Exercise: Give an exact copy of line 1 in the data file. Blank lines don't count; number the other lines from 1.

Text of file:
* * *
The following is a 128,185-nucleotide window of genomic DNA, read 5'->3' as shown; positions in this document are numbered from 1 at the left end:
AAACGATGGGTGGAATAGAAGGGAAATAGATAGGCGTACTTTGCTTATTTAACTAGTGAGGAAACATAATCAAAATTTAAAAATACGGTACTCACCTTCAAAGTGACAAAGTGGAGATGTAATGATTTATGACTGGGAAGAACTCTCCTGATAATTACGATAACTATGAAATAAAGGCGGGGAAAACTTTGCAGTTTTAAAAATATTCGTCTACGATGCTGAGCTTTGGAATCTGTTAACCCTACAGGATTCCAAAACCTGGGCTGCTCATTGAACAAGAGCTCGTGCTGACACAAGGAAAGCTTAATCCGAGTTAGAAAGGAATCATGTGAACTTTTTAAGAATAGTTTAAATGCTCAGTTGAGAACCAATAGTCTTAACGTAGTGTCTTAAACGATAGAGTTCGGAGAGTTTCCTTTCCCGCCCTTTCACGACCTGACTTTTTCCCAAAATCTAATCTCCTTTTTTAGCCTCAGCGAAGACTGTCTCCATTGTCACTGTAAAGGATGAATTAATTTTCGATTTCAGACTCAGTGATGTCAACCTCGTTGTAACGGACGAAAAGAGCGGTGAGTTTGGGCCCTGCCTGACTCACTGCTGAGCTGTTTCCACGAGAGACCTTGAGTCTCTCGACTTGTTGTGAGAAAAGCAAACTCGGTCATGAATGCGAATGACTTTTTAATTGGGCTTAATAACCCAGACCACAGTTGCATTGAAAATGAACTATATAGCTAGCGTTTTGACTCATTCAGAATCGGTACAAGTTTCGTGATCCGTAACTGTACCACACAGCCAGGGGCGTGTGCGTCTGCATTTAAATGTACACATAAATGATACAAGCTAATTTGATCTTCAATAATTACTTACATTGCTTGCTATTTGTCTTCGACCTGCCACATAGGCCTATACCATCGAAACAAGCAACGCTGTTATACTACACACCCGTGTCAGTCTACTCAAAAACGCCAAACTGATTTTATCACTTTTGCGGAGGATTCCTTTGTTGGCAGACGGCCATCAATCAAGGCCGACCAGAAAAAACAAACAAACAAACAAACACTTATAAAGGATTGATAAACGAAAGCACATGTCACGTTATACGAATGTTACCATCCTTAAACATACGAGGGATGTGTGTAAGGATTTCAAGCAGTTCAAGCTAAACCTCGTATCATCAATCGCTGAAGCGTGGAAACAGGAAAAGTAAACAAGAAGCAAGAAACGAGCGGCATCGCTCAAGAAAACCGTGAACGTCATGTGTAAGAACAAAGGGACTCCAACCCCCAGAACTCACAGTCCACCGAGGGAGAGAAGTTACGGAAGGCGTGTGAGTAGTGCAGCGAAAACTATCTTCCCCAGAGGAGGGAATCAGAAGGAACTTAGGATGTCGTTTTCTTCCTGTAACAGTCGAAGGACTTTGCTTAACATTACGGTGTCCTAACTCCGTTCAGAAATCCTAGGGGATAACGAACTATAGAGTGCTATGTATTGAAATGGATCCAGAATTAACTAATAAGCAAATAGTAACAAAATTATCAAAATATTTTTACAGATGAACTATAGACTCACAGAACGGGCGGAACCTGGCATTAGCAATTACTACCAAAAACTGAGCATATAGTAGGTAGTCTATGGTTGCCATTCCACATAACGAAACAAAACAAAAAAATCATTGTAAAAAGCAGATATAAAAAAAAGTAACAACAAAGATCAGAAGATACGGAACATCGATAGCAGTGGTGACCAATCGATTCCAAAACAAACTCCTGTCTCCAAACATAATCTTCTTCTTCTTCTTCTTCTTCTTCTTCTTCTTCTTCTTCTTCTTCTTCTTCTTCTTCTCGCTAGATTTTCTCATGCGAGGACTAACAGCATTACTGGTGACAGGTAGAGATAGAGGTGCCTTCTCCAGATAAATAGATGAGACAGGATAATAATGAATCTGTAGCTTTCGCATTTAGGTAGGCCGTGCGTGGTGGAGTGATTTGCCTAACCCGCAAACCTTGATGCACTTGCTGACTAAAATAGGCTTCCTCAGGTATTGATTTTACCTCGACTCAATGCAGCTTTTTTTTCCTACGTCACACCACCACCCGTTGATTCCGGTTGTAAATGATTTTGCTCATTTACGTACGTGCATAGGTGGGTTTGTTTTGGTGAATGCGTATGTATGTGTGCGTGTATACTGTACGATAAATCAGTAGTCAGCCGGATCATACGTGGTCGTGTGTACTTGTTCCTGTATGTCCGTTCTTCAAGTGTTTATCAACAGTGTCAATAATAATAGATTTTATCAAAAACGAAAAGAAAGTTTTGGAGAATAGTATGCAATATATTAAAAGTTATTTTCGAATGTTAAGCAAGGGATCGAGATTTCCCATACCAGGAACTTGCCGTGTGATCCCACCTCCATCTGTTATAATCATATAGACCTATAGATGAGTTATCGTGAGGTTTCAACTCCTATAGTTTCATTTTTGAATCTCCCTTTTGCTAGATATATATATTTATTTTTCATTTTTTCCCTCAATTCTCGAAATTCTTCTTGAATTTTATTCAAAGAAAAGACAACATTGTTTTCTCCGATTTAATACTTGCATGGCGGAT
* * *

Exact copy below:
The following is a 128,185-nucleotide window of genomic DNA, read 5'->3' as shown; positions in this document are numbered from 1 at the left end: